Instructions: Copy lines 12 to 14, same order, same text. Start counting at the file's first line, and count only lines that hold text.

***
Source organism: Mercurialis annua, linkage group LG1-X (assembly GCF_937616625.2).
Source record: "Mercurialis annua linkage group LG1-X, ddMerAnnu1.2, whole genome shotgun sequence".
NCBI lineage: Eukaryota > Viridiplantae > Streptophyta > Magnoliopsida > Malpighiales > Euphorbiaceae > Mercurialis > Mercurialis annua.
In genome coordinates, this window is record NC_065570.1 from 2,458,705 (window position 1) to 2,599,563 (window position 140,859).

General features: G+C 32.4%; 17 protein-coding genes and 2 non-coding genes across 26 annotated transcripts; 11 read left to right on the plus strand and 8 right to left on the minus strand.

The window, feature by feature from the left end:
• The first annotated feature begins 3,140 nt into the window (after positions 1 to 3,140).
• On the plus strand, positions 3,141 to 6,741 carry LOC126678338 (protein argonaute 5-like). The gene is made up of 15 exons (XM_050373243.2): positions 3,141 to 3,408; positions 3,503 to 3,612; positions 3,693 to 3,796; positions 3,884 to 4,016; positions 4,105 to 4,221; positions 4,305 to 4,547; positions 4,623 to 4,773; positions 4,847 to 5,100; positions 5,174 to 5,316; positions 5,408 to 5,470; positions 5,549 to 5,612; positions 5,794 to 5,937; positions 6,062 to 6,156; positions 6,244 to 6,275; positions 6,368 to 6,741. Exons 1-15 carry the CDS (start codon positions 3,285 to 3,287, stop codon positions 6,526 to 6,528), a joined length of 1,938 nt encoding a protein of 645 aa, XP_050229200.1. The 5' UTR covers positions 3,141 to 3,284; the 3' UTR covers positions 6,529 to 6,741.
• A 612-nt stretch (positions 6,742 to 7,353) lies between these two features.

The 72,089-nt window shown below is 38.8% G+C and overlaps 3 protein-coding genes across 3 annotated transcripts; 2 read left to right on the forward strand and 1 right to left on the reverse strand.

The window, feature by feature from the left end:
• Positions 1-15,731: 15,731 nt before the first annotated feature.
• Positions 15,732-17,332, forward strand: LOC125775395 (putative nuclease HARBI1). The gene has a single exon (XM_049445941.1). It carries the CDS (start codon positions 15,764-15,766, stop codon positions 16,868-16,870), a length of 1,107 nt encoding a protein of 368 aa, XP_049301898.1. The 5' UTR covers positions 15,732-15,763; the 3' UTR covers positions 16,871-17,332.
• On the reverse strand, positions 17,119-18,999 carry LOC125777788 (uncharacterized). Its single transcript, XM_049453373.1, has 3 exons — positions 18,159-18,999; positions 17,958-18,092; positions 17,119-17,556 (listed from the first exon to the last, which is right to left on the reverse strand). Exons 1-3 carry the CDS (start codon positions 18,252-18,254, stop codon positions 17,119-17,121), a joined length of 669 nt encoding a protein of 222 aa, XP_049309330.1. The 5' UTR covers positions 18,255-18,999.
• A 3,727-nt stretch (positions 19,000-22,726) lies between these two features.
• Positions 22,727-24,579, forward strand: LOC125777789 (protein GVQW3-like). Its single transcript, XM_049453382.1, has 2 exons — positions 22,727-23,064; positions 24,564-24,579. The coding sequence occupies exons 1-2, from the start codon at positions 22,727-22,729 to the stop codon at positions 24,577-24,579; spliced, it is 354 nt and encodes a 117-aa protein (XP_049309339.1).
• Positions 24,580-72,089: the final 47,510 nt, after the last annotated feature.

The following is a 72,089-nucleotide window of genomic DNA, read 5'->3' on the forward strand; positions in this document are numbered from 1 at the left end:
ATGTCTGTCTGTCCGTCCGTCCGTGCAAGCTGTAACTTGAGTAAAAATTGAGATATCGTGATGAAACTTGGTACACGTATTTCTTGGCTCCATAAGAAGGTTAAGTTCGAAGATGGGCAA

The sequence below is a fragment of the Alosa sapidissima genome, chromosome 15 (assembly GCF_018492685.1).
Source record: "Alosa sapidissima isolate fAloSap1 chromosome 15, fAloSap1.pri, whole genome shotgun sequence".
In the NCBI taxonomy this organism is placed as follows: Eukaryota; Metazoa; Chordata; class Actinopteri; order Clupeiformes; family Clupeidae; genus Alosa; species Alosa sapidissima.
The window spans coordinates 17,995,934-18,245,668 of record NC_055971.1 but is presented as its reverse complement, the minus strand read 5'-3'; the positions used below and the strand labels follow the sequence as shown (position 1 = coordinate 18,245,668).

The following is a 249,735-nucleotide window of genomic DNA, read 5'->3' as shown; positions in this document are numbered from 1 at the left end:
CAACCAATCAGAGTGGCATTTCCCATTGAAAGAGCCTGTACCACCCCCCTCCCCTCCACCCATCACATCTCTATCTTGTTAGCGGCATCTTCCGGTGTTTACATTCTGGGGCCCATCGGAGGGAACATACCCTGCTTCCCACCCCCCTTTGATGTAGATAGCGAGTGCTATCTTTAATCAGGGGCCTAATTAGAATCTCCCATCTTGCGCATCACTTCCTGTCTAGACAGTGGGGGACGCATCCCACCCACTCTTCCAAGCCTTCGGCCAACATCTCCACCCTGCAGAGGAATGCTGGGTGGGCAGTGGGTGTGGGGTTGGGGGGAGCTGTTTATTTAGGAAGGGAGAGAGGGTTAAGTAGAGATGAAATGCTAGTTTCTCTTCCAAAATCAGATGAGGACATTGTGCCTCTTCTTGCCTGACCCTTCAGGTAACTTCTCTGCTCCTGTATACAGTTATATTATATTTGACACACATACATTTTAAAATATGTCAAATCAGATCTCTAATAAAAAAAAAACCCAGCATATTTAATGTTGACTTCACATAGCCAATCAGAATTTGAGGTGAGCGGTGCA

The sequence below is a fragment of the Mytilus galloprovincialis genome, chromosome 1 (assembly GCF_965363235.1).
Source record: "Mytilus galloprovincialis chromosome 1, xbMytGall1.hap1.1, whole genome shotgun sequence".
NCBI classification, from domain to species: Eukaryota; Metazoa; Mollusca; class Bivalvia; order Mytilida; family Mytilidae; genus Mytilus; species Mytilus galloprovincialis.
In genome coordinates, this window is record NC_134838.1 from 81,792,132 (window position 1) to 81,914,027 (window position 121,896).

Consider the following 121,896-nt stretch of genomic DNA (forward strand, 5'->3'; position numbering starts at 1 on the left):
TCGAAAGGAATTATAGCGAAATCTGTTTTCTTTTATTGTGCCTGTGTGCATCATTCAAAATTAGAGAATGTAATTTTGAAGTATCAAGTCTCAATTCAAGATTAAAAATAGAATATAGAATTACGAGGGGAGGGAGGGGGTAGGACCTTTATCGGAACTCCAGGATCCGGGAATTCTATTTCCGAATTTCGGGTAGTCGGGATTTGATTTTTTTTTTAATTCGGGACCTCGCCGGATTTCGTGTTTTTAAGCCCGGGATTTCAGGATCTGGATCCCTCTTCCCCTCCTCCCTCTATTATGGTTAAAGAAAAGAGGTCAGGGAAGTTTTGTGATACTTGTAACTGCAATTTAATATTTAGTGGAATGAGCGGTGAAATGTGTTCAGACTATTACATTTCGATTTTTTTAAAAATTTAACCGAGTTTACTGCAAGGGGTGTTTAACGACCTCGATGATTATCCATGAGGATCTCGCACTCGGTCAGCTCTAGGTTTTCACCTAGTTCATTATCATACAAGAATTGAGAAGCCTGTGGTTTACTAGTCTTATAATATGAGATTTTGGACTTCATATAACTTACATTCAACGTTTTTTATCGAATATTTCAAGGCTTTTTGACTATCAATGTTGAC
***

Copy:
• Positions 1-15,731: 15,731 nt before the first annotated feature.
• Positions 15,732-17,332, forward strand: LOC125775395 (putative nuclease HARBI1). The gene has a single exon (XM_049445941.1). It carries the CDS (start codon positions 15,764-15,766, stop codon positions 16,868-16,870), a length of 1,107 nt encoding a protein of 368 aa, XP_049301898.1. The 5' UTR covers positions 15,732-15,763; the 3' UTR covers positions 16,871-17,332.
• On the reverse strand, positions 17,119-18,999 carry LOC125777788 (uncharacterized). Its single transcript, XM_049453373.1, has 3 exons — positions 18,159-18,999; positions 17,958-18,092; positions 17,119-17,556 (listed from the first exon to the last, which is right to left on the reverse strand). Exons 1-3 carry the CDS (start codon positions 18,252-18,254, stop codon positions 17,119-17,121), a joined length of 669 nt encoding a protein of 222 aa, XP_049309330.1. The 5' UTR covers positions 18,255-18,999.